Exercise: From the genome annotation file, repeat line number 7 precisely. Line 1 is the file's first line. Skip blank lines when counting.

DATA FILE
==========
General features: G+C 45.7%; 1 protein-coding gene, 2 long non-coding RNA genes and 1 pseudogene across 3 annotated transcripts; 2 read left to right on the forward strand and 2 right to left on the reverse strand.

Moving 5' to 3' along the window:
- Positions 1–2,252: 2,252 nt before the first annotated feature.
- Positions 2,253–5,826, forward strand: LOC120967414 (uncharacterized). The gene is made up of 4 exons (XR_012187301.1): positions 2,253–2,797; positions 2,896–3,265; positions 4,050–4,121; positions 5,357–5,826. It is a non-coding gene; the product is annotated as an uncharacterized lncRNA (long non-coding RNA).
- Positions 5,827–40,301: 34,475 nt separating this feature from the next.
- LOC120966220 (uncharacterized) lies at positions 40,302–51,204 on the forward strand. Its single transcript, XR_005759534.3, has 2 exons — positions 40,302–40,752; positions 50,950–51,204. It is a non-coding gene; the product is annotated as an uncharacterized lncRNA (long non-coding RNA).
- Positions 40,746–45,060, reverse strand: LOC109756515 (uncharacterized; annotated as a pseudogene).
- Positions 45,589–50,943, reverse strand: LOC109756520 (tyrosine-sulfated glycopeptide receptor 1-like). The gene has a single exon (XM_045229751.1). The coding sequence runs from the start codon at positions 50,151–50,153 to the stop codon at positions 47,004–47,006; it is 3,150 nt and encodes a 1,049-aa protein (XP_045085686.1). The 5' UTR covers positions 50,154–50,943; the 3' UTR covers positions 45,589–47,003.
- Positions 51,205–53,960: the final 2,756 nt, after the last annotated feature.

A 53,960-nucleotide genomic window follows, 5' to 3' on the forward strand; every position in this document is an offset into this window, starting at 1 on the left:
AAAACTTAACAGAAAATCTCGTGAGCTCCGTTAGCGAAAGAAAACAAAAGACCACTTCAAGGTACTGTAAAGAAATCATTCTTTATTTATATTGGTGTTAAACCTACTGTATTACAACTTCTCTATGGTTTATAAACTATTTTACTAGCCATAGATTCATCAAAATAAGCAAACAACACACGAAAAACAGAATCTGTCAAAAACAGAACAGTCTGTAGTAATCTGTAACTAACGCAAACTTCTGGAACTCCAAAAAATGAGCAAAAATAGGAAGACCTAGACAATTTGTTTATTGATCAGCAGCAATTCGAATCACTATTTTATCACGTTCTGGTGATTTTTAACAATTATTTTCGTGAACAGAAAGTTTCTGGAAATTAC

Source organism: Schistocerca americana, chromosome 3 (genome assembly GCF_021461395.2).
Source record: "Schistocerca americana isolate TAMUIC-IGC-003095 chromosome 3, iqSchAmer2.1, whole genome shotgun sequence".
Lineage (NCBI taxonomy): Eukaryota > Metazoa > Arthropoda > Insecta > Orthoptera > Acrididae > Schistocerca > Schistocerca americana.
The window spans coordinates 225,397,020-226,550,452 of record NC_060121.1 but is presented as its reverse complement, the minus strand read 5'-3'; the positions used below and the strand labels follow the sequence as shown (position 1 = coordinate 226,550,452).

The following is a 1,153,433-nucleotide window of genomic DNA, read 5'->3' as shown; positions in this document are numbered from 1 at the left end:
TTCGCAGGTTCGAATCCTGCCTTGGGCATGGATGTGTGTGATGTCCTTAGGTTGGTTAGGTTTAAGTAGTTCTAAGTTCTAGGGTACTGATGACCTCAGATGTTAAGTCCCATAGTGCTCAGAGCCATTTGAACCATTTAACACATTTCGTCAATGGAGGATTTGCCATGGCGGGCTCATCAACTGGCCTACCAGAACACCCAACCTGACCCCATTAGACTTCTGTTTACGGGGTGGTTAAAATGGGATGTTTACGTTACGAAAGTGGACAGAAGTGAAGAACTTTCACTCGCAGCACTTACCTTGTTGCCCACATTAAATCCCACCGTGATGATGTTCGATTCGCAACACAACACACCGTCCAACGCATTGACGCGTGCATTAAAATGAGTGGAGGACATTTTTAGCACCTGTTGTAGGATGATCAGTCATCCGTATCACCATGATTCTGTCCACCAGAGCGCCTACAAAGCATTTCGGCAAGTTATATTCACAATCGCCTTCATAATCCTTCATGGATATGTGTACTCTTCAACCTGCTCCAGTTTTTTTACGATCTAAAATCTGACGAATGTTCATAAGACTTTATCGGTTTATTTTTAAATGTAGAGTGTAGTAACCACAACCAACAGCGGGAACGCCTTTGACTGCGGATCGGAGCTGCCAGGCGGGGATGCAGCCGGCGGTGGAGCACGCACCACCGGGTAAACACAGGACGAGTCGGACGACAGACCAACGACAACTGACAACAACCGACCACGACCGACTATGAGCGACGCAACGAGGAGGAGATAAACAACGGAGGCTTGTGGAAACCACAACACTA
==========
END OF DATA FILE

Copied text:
- Positions 40,746–45,060, reverse strand: LOC109756515 (uncharacterized; annotated as a pseudogene).